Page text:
It began, we must suppose, with the letters. Director Catarina Vasconcelos’ grandfather Henrique was a Portuguese sailor gone for long, homesick periods from his children and his wife, Triz. They wrote letters back and forth, but Henrique ordered the correspondence burned upon his death. His children, all grown with children of their own, reluctantly complied, respectful of his wishes while heartsore at their parents’ words going up in smoke. Vasconcelos’ beautifully pensive, lyrical debut feels like an attempt to unburn those letters, to fill in the gaps between memories with fantasy and fiction, and so to regain lost lives for a moment, the way, by spooling a loop of film backwards, she can reattach a plucked leaf to a branch.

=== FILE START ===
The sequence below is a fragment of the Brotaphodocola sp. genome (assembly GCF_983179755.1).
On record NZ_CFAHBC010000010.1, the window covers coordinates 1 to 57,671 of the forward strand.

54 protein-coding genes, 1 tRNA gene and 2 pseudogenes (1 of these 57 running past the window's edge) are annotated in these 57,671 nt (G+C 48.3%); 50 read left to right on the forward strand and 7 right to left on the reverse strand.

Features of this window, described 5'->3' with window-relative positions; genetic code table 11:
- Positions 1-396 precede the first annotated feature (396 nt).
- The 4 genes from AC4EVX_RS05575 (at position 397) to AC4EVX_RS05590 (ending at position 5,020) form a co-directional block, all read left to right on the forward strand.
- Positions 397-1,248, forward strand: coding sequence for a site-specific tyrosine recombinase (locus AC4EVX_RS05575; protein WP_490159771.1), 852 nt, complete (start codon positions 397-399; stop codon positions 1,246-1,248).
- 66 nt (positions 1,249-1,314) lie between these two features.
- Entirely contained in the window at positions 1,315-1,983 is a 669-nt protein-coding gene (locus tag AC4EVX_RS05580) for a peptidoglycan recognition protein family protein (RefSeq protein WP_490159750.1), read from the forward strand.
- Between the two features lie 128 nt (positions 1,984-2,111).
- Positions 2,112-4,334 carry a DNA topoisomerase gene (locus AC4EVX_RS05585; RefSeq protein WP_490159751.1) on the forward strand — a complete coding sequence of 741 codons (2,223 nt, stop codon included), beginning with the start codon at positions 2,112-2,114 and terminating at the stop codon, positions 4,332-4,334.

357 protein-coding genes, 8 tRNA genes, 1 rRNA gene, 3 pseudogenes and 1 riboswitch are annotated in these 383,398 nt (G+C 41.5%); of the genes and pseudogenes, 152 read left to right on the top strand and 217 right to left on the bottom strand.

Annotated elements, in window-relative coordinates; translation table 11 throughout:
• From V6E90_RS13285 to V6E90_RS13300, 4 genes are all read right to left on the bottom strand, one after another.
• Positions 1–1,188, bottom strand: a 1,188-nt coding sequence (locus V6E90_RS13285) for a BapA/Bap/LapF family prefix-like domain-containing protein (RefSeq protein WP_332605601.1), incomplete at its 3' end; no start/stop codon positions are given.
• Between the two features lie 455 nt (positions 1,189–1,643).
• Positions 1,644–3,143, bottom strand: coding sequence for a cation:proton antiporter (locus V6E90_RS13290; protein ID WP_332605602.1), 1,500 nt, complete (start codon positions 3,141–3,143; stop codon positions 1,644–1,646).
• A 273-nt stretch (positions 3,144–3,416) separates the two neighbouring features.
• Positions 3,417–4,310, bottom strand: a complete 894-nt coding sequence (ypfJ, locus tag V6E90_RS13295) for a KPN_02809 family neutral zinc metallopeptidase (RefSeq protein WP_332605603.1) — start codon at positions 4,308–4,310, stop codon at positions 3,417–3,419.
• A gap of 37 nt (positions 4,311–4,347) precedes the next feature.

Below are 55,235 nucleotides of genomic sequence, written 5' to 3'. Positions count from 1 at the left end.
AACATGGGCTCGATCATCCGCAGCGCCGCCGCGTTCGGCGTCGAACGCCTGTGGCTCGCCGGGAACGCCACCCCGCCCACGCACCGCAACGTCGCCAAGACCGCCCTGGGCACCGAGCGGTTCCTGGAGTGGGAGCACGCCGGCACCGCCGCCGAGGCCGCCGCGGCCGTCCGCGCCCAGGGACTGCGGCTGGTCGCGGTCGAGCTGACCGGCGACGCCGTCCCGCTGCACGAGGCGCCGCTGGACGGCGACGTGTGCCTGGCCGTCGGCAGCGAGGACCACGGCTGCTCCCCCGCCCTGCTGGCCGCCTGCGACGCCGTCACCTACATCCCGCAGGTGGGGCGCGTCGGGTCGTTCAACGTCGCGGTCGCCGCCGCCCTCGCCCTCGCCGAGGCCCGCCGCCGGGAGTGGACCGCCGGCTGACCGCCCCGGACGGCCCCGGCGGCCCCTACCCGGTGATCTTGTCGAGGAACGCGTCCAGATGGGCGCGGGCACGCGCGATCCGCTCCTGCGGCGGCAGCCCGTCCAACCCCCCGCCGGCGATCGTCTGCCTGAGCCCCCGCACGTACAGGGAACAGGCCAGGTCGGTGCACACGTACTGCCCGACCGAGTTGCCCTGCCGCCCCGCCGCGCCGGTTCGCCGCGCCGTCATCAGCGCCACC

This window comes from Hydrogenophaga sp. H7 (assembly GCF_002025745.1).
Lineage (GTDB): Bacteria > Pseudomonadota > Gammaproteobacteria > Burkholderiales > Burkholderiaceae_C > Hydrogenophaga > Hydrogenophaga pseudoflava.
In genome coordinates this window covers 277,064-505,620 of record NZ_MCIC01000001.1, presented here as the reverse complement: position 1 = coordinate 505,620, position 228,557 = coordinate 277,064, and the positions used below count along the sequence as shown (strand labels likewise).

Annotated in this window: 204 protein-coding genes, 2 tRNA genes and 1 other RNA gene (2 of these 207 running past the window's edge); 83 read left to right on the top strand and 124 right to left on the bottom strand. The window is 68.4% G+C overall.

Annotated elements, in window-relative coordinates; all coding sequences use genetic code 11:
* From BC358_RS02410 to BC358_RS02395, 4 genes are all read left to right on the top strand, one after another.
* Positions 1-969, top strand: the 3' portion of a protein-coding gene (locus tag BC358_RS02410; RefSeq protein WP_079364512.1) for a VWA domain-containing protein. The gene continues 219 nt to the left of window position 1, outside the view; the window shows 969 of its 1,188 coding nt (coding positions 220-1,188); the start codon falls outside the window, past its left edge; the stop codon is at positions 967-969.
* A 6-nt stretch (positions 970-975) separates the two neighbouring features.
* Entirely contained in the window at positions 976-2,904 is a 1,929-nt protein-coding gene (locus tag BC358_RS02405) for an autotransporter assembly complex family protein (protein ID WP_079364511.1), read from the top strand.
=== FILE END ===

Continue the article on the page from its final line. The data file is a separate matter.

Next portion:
“The Metamorphosis of Birds” is difficult to categorize, as a hybrid of memoir, metafiction, family history and gorgeously shot 16mm art installation. But that those distinctions are hazy is only